In today's open access paper, the authors review the evidence for the practice of calorie restriction to reduce blood pressure and cardiovascular disease risk in human subjects. The raised blood pressure of hypertension occurs with age, the result of molecular damage such as cross-linking of blood vessel tissue that impairs elasticity and inflammatory signaling that impairs smooth muscle function. As blood vessels stiffen, the feedback mechanisms governing blood pressure run awry. Lifestyle choices such as lack of exercise and weight gain are also influential on blood pressure.
Hypertension is a major mechanism of aging. It causes increased pressure damage to tissues throughout the body, such as through rupture of small blood vessels, accelerates the progression of atherosclerosis, and pushes cardiac tissue into harmful remodeling that leads to heart failure.
Several human studies of calorie restriction have been conducted since the turn of the century, including those under the CALERIE program. The practice of calorie restriction reliably improves long term health in later life, improving metrics such as blood pressure to a degree comparable to or greater than most drug treatments are capable of achieving. Only with the advent of senolytic treatments to clear senescent cells in aged tissues, and other rejuvenation therapies that will follow, will medical technology begin to provide greater reliable benefits when intervening in the aging process.
The calorie restriction diet (CRD) innovative approach consists of a chronic reduction in daily caloric intake of about 25-30% compared to the normal caloric intake, without any exclusion of food groups. Although this regimen is not standardized, numerous studies show its effectiveness. The mechanism of action by which caloric restriction prolongs the life span is not fully understood yet. Recent studies have shown that CRD can determine repair of damaged DNA and decrease fat mass, systolic blood pressure (SBP) and diastolic blood pressure (DBP) values, and the production of free radicals. The results obtained from the CRD can occur quickly, but they can mitigate in case of its suspension.
The CRD would seem to exert a beneficial effect against arterial hypertension (AH) and for this reason represents a useful tool for its clinical management. An important study conducted in this regard was the CALERIE (Comprehensive Assessment of Long-term Effects of Reducing Intake of Energy). The CALERIE study was a randomized controlled trial with a two-year follow up. This study was divided in two phases: CALERIE-1 and CALERIE-2. CALERIE-1 study was performed to assess the possible effects induced by a reduction of 10-30% of caloric intake on body composition parameters and lipid profile after 6 and 12 months in a population of middle-aged non-obese subjects. CALERIE-1 results showed an improvement in lipid and glycemic profile and a reduction in body weight (BW) and fat mass.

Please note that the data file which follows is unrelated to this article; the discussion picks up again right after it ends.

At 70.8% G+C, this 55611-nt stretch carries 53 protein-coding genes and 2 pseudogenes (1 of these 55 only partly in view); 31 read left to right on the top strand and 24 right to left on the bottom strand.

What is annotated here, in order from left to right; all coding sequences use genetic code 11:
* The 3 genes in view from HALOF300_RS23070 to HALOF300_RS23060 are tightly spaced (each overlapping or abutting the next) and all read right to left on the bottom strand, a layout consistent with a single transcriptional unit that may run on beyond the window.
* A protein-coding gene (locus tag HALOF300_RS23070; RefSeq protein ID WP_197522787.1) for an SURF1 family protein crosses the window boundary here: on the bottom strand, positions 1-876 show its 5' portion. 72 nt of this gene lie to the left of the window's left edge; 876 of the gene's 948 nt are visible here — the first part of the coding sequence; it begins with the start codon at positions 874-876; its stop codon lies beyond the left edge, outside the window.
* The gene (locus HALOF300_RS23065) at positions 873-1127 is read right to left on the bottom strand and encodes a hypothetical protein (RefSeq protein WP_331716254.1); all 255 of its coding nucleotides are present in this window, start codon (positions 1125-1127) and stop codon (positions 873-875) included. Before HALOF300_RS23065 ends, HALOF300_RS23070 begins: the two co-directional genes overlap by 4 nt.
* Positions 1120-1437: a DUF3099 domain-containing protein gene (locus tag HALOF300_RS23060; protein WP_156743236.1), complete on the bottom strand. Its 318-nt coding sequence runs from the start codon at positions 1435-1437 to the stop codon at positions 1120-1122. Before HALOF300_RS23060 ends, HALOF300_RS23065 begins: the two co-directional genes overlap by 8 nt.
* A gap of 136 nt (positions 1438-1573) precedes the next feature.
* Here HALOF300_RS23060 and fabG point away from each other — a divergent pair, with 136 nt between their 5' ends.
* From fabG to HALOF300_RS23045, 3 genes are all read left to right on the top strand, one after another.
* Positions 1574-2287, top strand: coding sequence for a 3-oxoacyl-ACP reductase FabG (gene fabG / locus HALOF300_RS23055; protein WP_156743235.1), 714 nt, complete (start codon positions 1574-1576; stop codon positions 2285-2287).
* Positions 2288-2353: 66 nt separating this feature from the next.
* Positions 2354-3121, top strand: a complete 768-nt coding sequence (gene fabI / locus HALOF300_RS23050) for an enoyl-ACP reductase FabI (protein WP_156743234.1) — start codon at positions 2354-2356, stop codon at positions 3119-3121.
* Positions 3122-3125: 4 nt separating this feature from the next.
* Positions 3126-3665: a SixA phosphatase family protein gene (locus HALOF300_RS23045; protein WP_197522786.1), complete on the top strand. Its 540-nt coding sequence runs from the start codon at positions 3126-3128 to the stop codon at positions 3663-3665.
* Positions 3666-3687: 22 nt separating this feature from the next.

CALERIE-2 was the largest multi-center study on CRD. A total of 220 subjects were enrolled randomly with a 2:1 allocation into two subgroups: 145 in the CRD group and 75 in the ad libitum group. The CRD group followed 25% caloric restriction for two-years. After two years of diet treatment, cardiometabolic risk factors such as low-density lipoprotein cholesterol (LDL-c), total cholesterol / high-density lipoprotein cholesterol (HDL-c) ratio, SBP and DBP decreased. Moreover, serum biomarkers such as C-reactive protein, insulin sensitivity index and metabolic syndrome score were reduced. Moreover, BW was significantly lower in the CRD group when compared to the ad libitum group (average weight loss in CRD group was 7.5 kg vs average BW increase of 0.1 kg in ad libitum group).
This data showed that a period of two-years of CRD was able to decrease cardiometabolic risk factors in middle-aged non-obese subjects. For this reason, it is possible to consider CRD as nutritional therapeutic approach to enhance life expectancy and reduce the onset of chronic non-communicable diseases such as diabetes mellitus, cancer, chronic kidney disease, and AH, among others.
Other studies have been conducted to investigate the role of CRD in the control of AH. In particular, a study performed on caloric restriction (25%), with two years follow-up, evaluated the possible reduction of CV risk factors and insulin resistance in non-obese subjects and whether the results obtained were maintained over time or were limited to the period study. The authors showed a significant weight loss associated to a decrease in SBP and DBP and an improvement in other parameters, such as lipid profile and insulin resistance. These improvements, with the exception of insulin sensitivity, appeared to be maintained over time.